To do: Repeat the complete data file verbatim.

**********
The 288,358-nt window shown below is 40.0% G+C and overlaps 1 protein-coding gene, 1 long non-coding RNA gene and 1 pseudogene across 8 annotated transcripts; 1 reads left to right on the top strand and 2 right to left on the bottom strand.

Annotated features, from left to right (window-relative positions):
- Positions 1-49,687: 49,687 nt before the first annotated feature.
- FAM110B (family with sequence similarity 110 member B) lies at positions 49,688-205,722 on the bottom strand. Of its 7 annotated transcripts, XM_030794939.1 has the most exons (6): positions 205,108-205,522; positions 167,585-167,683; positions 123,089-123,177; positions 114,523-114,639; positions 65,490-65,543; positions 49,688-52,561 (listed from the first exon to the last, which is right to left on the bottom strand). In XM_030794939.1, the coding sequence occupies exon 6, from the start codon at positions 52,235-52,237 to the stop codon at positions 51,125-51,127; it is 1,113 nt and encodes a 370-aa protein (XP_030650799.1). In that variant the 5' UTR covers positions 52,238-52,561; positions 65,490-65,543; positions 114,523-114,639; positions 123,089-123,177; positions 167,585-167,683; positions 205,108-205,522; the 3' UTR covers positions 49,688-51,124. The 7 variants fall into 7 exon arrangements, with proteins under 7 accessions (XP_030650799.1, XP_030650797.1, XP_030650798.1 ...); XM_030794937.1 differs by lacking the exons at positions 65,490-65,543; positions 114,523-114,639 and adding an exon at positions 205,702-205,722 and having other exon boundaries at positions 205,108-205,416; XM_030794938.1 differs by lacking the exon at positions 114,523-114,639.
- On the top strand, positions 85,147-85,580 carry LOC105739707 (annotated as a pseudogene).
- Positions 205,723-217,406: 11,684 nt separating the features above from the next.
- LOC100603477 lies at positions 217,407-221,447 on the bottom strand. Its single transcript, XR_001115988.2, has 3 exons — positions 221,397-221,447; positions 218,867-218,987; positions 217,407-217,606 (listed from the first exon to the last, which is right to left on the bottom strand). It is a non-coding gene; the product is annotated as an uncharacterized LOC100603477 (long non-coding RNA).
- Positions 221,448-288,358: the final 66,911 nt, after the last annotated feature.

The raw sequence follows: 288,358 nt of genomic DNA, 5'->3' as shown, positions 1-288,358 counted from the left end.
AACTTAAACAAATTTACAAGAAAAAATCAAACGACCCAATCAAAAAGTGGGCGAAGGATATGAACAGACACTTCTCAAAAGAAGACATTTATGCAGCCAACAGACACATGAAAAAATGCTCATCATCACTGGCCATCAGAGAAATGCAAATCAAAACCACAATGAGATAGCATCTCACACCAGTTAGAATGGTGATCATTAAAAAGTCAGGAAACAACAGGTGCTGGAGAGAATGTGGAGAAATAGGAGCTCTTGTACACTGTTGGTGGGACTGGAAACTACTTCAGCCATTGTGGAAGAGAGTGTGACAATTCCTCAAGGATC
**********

The 288,358-nt window shown below is 40.0% G+C and overlaps 1 protein-coding gene, 1 long non-coding RNA gene and 1 pseudogene across 8 annotated transcripts; 1 reads left to right on the top strand and 2 right to left on the bottom strand.

Annotated features, from left to right (window-relative positions):
- Positions 1-49,687: 49,687 nt before the first annotated feature.
- FAM110B (family with sequence similarity 110 member B) lies at positions 49,688-205,722 on the bottom strand. Of its 7 annotated transcripts, XM_030794939.1 has the most exons (6): positions 205,108-205,522; positions 167,585-167,683; positions 123,089-123,177; positions 114,523-114,639; positions 65,490-65,543; positions 49,688-52,561 (listed from the first exon to the last, which is right to left on the bottom strand). In XM_030794939.1, the coding sequence occupies exon 6, from the start codon at positions 52,235-52,237 to the stop codon at positions 51,125-51,127; it is 1,113 nt and encodes a 370-aa protein (XP_030650799.1). In that variant the 5' UTR covers positions 52,238-52,561; positions 65,490-65,543; positions 114,523-114,639; positions 123,089-123,177; positions 167,585-167,683; positions 205,108-205,522; the 3' UTR covers positions 49,688-51,124. The 7 variants fall into 7 exon arrangements, with proteins under 7 accessions (XP_030650799.1, XP_030650797.1, XP_030650798.1 ...); XM_030794937.1 differs by lacking the exons at positions 65,490-65,543; positions 114,523-114,639 and adding an exon at positions 205,702-205,722 and having other exon boundaries at positions 205,108-205,416; XM_030794938.1 differs by lacking the exon at positions 114,523-114,639.
- On the top strand, positions 85,147-85,580 carry LOC105739707 (annotated as a pseudogene).
- Positions 205,723-217,406: 11,684 nt separating the features above from the next.
- LOC100603477 lies at positions 217,407-221,447 on the bottom strand. Its single transcript, XR_001115988.2, has 3 exons — positions 221,397-221,447; positions 218,867-218,987; positions 217,407-217,606 (listed from the first exon to the last, which is right to left on the bottom strand). It is a non-coding gene; the product is annotated as an uncharacterized LOC100603477 (long non-coding RNA).
- Positions 221,448-288,358: the final 66,911 nt, after the last annotated feature.

The raw sequence follows: 288,358 nt of genomic DNA, 5'->3' as shown, positions 1-288,358 counted from the left end.
AACTTAAACAAATTTACAAGAAAAAATCAAACGACCCAATCAAAAAGTGGGCGAAGGATATGAACAGACACTTCTCAAAAGAAGACATTTATGCAGCCAACAGACACATGAAAAAATGCTCATCATCACTGGCCATCAGAGAAATGCAAATCAAAACCACAATGAGATAGCATCTCACACCAGTTAGAATGGTGATCATTAAAAAGTCAGGAAACAACAGGTGCTGGAGAGAATGTGGAGAAATAGGAGCTCTTGTACACTGTTGGTGGGACTGGAAACTACTTCAGCCATTGTGGAAGAGAGTGTGACAATTCCTCAAGGATC